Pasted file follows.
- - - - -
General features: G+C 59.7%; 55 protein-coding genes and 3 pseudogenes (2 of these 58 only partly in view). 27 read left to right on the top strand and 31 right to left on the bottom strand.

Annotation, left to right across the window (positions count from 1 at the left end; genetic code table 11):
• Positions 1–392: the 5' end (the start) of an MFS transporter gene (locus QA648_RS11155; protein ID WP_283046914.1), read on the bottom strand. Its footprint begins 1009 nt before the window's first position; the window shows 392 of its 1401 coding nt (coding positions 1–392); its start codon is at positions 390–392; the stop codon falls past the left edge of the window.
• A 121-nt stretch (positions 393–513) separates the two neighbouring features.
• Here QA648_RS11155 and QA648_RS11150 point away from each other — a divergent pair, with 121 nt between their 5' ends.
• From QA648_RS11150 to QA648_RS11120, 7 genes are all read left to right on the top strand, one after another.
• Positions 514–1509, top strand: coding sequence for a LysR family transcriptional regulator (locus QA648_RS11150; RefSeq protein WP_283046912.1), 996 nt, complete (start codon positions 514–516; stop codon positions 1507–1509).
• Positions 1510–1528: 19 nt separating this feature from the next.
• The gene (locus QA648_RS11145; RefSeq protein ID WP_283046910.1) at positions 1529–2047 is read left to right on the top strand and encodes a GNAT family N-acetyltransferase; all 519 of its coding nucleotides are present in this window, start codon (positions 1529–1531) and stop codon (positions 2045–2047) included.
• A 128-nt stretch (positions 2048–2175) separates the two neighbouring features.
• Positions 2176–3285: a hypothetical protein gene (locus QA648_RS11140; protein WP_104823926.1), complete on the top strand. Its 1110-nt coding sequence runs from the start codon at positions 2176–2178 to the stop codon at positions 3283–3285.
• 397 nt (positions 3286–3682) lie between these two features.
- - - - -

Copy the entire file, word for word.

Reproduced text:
General features: G+C 59.7%; 55 protein-coding genes and 3 pseudogenes (2 of these 58 only partly in view). 27 read left to right on the top strand and 31 right to left on the bottom strand.

Annotation, left to right across the window (positions count from 1 at the left end; genetic code table 11):
• Positions 1–392: the 5' end (the start) of an MFS transporter gene (locus QA648_RS11155; protein ID WP_283046914.1), read on the bottom strand. Its footprint begins 1009 nt before the window's first position; the window shows 392 of its 1401 coding nt (coding positions 1–392); its start codon is at positions 390–392; the stop codon falls past the left edge of the window.
• A 121-nt stretch (positions 393–513) separates the two neighbouring features.
• Here QA648_RS11155 and QA648_RS11150 point away from each other — a divergent pair, with 121 nt between their 5' ends.
• From QA648_RS11150 to QA648_RS11120, 7 genes are all read left to right on the top strand, one after another.
• Positions 514–1509, top strand: coding sequence for a LysR family transcriptional regulator (locus QA648_RS11150; RefSeq protein WP_283046912.1), 996 nt, complete (start codon positions 514–516; stop codon positions 1507–1509).
• Positions 1510–1528: 19 nt separating this feature from the next.
• The gene (locus QA648_RS11145; RefSeq protein ID WP_283046910.1) at positions 1529–2047 is read left to right on the top strand and encodes a GNAT family N-acetyltransferase; all 519 of its coding nucleotides are present in this window, start codon (positions 1529–1531) and stop codon (positions 2045–2047) included.
• A 128-nt stretch (positions 2048–2175) separates the two neighbouring features.
• Positions 2176–3285: a hypothetical protein gene (locus QA648_RS11140; protein WP_104823926.1), complete on the top strand. Its 1110-nt coding sequence runs from the start codon at positions 2176–2178 to the stop codon at positions 3283–3285.
• 397 nt (positions 3286–3682) lie between these two features.